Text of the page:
For cellular biosynthesis and metabolism, size matters

How does cell size affect its contents and energy usage? A new frontier in cell biology highlights the importance of understanding the relationship between cell size and two major cellular processes: biosynthesis and metabolism.

Cell size is a fundamental concept that can affect many different areas of research. Senescence and enlarged cells are key markers of aging, while non-homogenous cell size can indicate cancerous growth. Understanding how cell size affects its processes could also help answer a fundamental question about life: why did cells evolve to be a certain size?

The lab of Professor Rebecca Heald at the University of California, Berkeley explores mechanisms of cell division and size control. Clotilde Cadart, a postdoctoral researcher in the Heald lab, is interested in how cell size relates to metabolism and recently published a perspective article in Molecular Biology of the Cell to bring attention to this line of inquiry.

As Cadart describes it, “When cells are too big, the processes that allow the parallel increase of all cellular components (proteins, fat, etc.) fail, causing cells to become sick and eventually die. It’s a bit like trying to make a bigger cake without increasing the amounts of all ingredients in the correct proportions: the cake texture could change, or it could be less tasty!”

Previous research on cell size has focused primarily on biosynthesis, or in Cadart’s analogy, “adding the correct amounts of all the cake ingredients.” An untapped frontier lies in the relationship between cell size and metabolism, that is, the energy production in making a cake. While doubling a cake’s size might double the cake ingredients (biosynthesis), “some steps—like putting the icing on top—do not increase with the cake volume but with cake surface area.”

How does the concentration of components and the energy used scale with cell size? This is the knowledge gap Cadart and Heald hope to bring more attention to.

Cell size, in general, is determined by the relative rates of cell growth and division, but there are many open questions about how cell size influences organismal physiology. While mostly unexplored, some of the known metabolic cell scaling phenomena include:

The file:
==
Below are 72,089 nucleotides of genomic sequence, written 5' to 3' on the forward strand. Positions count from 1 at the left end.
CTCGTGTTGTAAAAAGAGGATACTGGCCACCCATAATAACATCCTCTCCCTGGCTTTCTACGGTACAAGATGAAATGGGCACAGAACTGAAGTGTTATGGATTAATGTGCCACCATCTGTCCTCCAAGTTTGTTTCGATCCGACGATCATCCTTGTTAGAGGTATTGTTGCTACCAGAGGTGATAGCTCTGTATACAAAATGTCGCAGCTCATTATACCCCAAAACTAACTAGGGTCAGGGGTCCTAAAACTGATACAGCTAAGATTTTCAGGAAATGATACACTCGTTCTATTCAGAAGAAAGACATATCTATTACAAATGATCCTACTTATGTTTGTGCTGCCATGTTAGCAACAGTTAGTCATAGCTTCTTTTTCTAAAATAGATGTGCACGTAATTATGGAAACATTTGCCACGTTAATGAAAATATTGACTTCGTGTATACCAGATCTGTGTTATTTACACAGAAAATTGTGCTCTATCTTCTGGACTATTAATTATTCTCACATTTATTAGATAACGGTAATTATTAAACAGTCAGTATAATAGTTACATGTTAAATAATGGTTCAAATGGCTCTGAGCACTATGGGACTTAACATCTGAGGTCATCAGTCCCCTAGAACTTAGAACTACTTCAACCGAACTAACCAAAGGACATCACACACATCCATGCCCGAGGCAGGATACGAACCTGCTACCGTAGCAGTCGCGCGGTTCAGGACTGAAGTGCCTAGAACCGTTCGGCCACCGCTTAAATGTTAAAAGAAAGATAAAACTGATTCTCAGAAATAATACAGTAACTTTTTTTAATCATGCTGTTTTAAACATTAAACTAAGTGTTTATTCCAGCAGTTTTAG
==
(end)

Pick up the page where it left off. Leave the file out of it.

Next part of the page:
• Mitochondrial efficiency is optimal in immortalized human cell lines at intermediate sizes.
  • Human stem cells with half the genome content (haploids) express oxidative-phosphorylation genes at higher levels than normal diploids.
  • The metabolic rate in unicellular organisms becomes less efficient the larger the cell becomes.

To further the analogy, an ideally-sized cake has the most scrumptious ratio of icing to filling. Similarly, perhaps, variation in cell dimensions can change the ratio of its contents in ways that alter cell function and metabolism to be more or less optimal.

While research is underway to understand single-cell scaling relationships, researchers must connect this information with tissue and whole-organism physiology. To address the lack of knowledge surrounding the effect of cell size on biosynthesis and metabolism at a larger scale, many disciplines with diverse backgrounds will need to collaborate. As Cadart says, “theoreticians, cell and organismal biologists, experts in metabolism as well as cell size regulation, ecologists, and evolutionary biologists…. a whole community will be needed!”  

Cadart and Heald are currently delving into this field using frog embryos and hope to translate their work to compare across species with different genome sizes.

About the Author:

Chloe Kirk is a PhD candidate at the University of Miami in the biochemistry and molecular biology program. Outside of the lab, she loves to bake, read and communicate science. Follow her on Twitter: @chloeckirk